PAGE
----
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Problems Steering and Lane Departure
Steering problems rank high on the subject line of NHTSA complaints, just as they do for previous models. And it’s all got to do with what is now known as the Wrangler’s “death wobble.”
A total of 432, which is nearly half of the complaints about the 2018 model relate to steering issues. At 360, more than half the complaints about the 2019 model are about steering defects. This pattern continues with 160 out of 256 for the 2020 model. The percentage drops to 68/222 for the 2021 model, and 15/51 for the 2022 model. But all the numbers remain high and will inevitably continue to increase as time passes.
An owner of a 2023 Wrangler from South Dakota describes the defect as causing the Jeep to sway from side to side. The dealer maintained that “the steering was operating as designed.” Adding to this, the dealer said “the electronic control module that communicated with the steering box and the steering wheel could override intended steering.” Nothing was done to fix the problem.
Transmission Leak Issues
A powertrain-related complaint involves fluid loss and leakage from the automatic transmission and/or the transfer case. The complaint is from an owner in Illinois, who says this has been happening since the Jeep was delivered from the factory. While the dealers are unable to diagnose or fix the problem, the owner is concerned about the possible implications. The complaint states that this issue “can cause transmission components to be improperly lubricated, causing excessive heat, wear, and in rare cases, fire.”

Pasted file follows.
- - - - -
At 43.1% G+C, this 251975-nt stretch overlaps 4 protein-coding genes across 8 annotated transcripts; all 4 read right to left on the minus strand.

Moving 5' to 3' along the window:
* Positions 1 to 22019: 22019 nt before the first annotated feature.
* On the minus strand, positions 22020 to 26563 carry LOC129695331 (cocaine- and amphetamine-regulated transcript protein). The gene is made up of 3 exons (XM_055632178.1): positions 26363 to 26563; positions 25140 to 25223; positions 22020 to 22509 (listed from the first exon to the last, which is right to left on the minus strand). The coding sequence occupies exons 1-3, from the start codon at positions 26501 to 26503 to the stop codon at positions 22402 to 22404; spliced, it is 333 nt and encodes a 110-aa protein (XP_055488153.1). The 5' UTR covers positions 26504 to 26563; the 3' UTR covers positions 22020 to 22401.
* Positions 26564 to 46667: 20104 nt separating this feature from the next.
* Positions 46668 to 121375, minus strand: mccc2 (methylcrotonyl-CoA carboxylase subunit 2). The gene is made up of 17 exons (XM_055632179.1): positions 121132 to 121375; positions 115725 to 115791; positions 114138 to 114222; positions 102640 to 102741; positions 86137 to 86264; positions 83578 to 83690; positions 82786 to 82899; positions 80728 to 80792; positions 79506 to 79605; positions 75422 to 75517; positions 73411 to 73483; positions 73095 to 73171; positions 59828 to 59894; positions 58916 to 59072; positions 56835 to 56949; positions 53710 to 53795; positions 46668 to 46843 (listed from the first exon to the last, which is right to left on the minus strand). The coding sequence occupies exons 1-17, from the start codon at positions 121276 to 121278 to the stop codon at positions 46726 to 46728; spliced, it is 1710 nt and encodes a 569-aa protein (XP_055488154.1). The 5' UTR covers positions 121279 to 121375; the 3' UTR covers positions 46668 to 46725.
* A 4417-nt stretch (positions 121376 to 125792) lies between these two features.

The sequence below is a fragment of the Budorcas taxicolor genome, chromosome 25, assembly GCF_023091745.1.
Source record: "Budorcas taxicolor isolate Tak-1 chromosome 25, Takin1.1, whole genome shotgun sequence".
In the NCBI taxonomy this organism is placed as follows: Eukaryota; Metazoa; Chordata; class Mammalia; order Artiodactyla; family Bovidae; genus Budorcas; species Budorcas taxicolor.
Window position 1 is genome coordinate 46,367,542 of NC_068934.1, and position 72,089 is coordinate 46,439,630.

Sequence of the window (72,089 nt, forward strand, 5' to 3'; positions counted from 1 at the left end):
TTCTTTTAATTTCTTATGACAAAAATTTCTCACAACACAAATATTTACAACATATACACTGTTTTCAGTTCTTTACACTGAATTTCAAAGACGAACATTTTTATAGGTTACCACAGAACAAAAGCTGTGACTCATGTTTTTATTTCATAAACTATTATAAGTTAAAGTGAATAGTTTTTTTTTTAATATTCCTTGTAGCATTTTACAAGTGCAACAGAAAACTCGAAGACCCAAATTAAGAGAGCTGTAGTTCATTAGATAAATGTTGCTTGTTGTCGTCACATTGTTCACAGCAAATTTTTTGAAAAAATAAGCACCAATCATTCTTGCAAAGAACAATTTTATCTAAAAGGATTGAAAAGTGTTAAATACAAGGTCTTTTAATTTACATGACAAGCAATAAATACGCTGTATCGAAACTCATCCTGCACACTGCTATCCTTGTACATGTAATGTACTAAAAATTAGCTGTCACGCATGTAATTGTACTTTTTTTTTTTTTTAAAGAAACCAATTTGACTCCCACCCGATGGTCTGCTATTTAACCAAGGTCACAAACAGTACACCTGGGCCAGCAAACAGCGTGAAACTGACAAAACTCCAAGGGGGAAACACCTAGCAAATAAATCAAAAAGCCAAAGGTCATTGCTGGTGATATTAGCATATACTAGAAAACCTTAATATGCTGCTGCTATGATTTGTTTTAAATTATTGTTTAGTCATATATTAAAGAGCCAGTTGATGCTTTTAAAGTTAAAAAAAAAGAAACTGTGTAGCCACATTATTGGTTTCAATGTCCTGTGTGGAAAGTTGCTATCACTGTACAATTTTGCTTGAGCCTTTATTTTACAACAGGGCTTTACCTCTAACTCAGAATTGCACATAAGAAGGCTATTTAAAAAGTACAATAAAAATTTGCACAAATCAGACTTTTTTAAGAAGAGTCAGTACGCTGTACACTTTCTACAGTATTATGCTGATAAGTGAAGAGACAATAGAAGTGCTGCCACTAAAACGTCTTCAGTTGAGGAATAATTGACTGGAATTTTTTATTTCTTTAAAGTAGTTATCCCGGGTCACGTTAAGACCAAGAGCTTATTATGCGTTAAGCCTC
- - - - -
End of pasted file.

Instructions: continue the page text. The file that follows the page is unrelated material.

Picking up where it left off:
Problems with the Defroster and Possible Rust Issues
A complaint filed under Visibility/Wiper and Structure is from an owner in Pennsylvania who describes how systems failed. The defroster only “blows straight up about the width of the rearview mirror, causing my windshield to fog or ice, and I (am) not be able to see.” Additionally, the undercoating of the frame of the Jeep “is already coming off, making me very concerned about rust down the road.”
This fear is compounded by the fact that there is “a fair amount” of porosity in the welds of the frame. The owner is concerned that if the vehicle was ever in a collision, the frame may not “hold up.” The other concern is that the porous welds may harbor salty water causing the welds to rust. This, the complaint says, would cause the strength of the already weak, porous weld to be weakened further.
Lodged with the NHTSA on November 17, 2022, the complaint states that the “dealer will not look at it until the 14th of December.” They were also “unwilling to provide a safe loaner in the meantime.”
What to do if your 2023 Wrangler is a Lemon?
If you think your 2023 Jeep Wrangler is a lemon, do something about it. The law makes Wrangler pay the legal fees for lemon-related legal fees, so it’s not going to cost you anything to pursue a settlement through a lemon lawyer.
Lemberg Law has helped thousands of lemon vehicle owners get settlements from various manufacturers. So, if we can help you prove you have a lemon, you might get a replacement Wrangler or a cash refund. If you’d like us to assess your 2023 Jeep Wrangler problems free of charge, call our Helpline or fill out a contact form and we’ll get back to you.